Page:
This project is for Sullivan County Middle and High School Students

Theme: Seed Mandalas & Mosaics

These can be made with real seeds, the seeds can be painted, or the seeds can be drawn.

Submission Deadline: April 10, 2020
 
Learn More
 
Where will the Sullivan County Educators be this Month?
 
Bluff Elementary School- Dawn will be leading outdoor programs for Kindergarten, 1st, and 3rd graders in the school yard. 4th graders will be visiting the Eco Ag Center for a field trip.
 
Charlestown Primary School - Dawn will be teaching 4th graders about owl adaptations.
 
Raising Monarchs - Dawn will be leading this talk for UVLT Lunch and Learn.
 
Break Out of the Classroom! Winter Wonders - Dawn will be co-leading this 2 day teacher workshop. 
 
Seed Saving Party - Dawn will be leading volunteers in cleaning, weighing and packaging pollinator seeds for the plant sale. 
 
GLOBE Professional Development: Water - Dawn will be attending this workshop.
 
4H County Activities Day - Dawn will be a judge at this event.
 
Please contact Dawn if you would like to set-up a school visit, workshop, field trip or want to volunteer.
 
Naturalist Notes
 
The Subnivean Zone
 
As I was looking for tracks and signs of animals in the snowy landscape with Bluff Elementary 5th graders back in January, I noticed a place were small footprints disappeared down a hole into the snow, then reappeared a few feet later, then disappeared a final time into a hole near some bushes.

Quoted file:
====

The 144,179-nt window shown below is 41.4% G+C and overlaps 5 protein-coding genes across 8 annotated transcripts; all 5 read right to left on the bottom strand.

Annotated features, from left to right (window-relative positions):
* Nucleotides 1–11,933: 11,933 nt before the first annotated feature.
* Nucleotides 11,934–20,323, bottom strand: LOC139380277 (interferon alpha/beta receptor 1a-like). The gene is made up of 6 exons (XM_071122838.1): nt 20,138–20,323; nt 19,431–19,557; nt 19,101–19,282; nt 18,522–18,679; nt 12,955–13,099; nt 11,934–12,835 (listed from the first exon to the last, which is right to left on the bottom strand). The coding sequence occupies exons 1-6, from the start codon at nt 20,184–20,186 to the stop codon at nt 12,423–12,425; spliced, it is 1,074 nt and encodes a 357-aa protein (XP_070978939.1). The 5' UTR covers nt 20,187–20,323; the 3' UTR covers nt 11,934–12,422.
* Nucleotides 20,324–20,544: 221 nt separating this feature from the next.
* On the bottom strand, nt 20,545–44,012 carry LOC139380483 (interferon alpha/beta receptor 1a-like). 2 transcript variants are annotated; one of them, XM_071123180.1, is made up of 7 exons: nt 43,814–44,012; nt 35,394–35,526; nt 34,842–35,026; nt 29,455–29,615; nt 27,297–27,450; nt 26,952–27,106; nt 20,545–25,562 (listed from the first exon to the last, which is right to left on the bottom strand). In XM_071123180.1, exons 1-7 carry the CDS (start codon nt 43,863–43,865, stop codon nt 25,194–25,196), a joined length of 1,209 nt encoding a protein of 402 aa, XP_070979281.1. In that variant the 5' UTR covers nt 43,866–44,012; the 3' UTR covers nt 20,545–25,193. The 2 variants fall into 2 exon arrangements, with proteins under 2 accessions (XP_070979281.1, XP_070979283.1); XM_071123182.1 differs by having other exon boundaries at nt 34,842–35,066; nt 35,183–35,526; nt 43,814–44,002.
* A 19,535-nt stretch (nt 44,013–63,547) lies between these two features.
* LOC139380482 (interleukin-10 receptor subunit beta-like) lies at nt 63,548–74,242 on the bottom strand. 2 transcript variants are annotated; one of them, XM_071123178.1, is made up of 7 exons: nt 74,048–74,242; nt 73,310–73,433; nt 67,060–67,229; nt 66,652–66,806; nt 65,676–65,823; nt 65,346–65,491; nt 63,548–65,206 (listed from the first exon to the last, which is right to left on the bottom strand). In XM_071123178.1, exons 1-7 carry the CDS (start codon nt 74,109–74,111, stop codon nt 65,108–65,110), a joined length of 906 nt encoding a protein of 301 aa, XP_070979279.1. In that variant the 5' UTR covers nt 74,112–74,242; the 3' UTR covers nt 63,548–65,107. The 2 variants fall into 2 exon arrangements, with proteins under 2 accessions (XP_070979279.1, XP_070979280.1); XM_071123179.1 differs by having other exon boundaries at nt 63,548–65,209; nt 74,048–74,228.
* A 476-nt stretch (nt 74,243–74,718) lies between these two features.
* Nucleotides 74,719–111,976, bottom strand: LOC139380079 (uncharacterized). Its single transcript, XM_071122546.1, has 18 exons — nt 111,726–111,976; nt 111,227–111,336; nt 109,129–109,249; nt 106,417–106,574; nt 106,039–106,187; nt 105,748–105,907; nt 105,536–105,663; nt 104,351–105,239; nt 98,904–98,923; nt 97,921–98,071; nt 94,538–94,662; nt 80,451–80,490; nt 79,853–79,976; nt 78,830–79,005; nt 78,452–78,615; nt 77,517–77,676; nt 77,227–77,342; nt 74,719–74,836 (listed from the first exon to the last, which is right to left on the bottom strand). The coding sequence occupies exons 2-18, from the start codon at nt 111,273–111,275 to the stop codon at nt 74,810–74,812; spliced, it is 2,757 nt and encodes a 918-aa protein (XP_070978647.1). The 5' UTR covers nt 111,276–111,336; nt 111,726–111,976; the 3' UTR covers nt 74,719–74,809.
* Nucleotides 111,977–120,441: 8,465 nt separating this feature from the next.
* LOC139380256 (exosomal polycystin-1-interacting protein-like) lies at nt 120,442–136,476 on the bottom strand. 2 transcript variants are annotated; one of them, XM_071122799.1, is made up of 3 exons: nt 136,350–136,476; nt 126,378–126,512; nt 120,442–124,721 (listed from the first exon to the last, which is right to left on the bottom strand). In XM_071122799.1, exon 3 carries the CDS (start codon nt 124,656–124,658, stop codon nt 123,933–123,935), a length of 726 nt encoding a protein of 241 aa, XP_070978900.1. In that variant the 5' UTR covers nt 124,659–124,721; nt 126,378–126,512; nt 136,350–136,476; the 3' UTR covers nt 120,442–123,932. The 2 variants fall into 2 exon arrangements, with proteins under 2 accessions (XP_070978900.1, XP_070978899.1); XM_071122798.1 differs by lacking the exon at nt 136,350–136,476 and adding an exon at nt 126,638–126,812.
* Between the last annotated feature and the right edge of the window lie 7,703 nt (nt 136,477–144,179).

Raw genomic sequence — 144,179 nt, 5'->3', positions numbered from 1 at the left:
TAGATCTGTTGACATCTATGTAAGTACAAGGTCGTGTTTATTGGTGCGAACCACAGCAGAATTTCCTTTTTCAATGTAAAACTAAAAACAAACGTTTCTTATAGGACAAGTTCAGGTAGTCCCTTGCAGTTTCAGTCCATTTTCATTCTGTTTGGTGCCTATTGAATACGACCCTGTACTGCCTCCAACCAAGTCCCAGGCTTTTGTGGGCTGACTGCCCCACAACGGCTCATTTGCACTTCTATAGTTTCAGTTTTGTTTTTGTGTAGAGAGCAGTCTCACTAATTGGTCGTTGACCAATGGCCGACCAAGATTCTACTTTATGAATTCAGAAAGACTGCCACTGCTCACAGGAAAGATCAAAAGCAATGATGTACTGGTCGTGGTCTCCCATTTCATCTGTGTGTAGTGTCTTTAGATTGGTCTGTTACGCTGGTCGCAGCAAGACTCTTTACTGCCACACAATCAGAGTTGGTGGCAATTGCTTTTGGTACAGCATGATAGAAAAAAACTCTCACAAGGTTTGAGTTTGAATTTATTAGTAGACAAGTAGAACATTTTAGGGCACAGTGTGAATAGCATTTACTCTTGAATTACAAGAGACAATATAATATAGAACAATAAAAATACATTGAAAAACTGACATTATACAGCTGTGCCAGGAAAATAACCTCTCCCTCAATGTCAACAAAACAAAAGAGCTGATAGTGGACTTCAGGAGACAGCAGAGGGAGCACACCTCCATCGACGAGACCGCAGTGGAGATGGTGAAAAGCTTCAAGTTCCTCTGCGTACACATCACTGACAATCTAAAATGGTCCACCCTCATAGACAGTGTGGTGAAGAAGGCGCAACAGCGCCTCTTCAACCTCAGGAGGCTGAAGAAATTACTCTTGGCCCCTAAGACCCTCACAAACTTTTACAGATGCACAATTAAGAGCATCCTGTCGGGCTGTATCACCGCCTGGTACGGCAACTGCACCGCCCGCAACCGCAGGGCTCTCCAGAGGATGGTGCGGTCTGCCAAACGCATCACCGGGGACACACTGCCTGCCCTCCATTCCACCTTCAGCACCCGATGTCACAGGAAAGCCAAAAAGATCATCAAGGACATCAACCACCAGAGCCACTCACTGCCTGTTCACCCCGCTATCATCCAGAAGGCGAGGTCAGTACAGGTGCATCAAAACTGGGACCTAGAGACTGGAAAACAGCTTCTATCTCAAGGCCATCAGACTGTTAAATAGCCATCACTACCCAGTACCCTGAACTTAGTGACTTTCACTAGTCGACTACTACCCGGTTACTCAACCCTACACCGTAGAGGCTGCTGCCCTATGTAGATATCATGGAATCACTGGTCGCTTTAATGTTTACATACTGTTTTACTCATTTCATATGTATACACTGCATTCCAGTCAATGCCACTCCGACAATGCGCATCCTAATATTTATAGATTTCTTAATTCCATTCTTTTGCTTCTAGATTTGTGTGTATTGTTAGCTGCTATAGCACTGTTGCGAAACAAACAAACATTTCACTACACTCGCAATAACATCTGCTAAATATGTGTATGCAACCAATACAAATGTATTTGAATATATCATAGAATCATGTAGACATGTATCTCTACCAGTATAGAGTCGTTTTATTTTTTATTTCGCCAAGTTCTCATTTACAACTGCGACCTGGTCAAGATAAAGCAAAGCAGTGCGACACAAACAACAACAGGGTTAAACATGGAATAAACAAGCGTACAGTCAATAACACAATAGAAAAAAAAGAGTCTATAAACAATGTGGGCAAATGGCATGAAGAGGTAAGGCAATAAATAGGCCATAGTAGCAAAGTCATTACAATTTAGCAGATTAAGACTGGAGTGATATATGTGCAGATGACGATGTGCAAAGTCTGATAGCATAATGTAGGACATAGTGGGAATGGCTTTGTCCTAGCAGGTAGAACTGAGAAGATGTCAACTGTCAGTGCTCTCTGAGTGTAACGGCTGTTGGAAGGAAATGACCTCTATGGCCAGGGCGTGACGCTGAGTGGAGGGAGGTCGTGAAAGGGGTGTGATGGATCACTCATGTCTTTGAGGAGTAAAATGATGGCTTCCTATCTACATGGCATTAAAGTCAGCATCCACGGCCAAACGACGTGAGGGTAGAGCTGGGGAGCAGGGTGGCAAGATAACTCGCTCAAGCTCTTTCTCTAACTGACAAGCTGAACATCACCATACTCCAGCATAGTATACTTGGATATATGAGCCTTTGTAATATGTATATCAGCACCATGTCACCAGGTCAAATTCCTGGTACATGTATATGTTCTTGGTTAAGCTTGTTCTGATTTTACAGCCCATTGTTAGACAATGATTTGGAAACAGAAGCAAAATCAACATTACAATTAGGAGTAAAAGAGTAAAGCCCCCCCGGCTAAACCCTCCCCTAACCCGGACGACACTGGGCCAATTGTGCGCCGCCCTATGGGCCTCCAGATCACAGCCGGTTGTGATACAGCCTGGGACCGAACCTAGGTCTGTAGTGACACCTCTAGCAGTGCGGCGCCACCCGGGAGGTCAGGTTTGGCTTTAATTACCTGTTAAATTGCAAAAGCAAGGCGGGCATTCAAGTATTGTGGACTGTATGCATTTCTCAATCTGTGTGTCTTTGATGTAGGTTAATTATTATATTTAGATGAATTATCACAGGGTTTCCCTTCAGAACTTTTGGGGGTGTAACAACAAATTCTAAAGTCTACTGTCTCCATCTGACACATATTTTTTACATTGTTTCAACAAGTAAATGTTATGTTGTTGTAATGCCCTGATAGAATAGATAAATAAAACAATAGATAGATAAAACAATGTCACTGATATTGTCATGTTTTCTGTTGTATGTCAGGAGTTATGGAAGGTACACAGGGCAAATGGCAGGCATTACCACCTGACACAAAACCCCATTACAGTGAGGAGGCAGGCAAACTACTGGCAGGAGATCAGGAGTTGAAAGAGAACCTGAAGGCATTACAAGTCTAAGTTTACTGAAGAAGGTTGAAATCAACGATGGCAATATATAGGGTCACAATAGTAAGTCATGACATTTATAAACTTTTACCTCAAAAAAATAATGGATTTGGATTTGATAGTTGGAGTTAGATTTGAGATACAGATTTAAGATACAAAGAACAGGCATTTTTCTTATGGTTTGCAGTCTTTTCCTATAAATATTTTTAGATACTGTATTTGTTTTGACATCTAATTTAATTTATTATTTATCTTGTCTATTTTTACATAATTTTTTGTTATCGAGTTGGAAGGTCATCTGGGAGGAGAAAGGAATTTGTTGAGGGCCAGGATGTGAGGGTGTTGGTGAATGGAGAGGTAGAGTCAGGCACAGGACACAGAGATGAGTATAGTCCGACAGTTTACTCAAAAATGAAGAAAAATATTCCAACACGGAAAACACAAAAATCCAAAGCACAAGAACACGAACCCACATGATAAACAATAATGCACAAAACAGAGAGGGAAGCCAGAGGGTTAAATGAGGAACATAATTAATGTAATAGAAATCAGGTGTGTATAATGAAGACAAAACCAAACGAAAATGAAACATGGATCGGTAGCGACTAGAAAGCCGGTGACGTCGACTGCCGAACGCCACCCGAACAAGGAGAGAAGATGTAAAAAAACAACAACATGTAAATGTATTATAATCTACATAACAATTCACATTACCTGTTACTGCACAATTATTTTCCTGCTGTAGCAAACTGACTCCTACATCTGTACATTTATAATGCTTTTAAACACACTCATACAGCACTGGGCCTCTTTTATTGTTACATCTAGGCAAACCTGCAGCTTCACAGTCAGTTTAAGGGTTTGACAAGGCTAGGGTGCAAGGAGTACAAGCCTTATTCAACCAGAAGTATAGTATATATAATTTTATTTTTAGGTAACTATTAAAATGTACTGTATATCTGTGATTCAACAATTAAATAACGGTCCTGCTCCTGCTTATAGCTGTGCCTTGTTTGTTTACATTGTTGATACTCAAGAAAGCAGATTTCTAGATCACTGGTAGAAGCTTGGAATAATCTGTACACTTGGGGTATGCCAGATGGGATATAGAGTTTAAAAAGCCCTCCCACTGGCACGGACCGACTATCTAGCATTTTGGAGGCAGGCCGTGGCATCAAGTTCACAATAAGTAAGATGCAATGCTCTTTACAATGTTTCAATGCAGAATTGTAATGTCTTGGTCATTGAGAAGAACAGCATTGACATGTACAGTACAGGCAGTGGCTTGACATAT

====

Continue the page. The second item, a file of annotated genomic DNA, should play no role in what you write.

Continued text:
I assumed it was some kind of microtine rodent - a mouse, shrew, vole or such and started to wonder what the story was here. When did it make those tracks? Was it at night or early in the morning or in the middle of the day? Why would it dig a tunnel into the snow in some places and come out in others? Did it have a nest in the bushes there or was it just moving through? Did any other animals use that tunnel too? My imagination was sparked. 
 
Later on, I looked up some information about who might be using that area between the surface of the ground and the bottom of the snowpack, otherwise known as the Subnivean Zone. And why they might use that space. 
 
I found out that the Subnivean Zone is created when heat from the earth melts some of the snow near the surface, creating a roof of ice on the bottom of the snow pack. There is enough space for mice, shrews and voles to move around freely, searching for food (seeds, nuts, and growing plants) while protected from cold winds and most predators. Some predators, such as owls and foxes, have such good hearing they can find these microtine rodents under the snow! 
 
Once the snow blanket is at least 1 ft deep, it acts as an insulator keeping the tunnels just above freezing for the whole winter. The plants and grasses covered by the snow provide more insulation and provide air shafts for oxygen and other gases to continue to be exchanged under the snow. Light can still pass through the snow, but the level of light is more like twilight even on the brightest days. 
 
As the snow melts in the spring, you will start to see evidence of this active winter world under the snow. Tunnel mazes are uncovered and plants may be stripped of their bark up to the snowpack height. 
 
As long as the snow lasts, go exploring for evidence of the subnivean world and take someone with you to share it with!
 
Beneath the Snow
 
 
Dawn Dextraze
Education and Outreach Specialist
Sullivan County Natural Resources and Conservation District
95 County Farm Rd.
Unity, NH 03743
603.504.1004
ddextraze@sullivancountynh.gov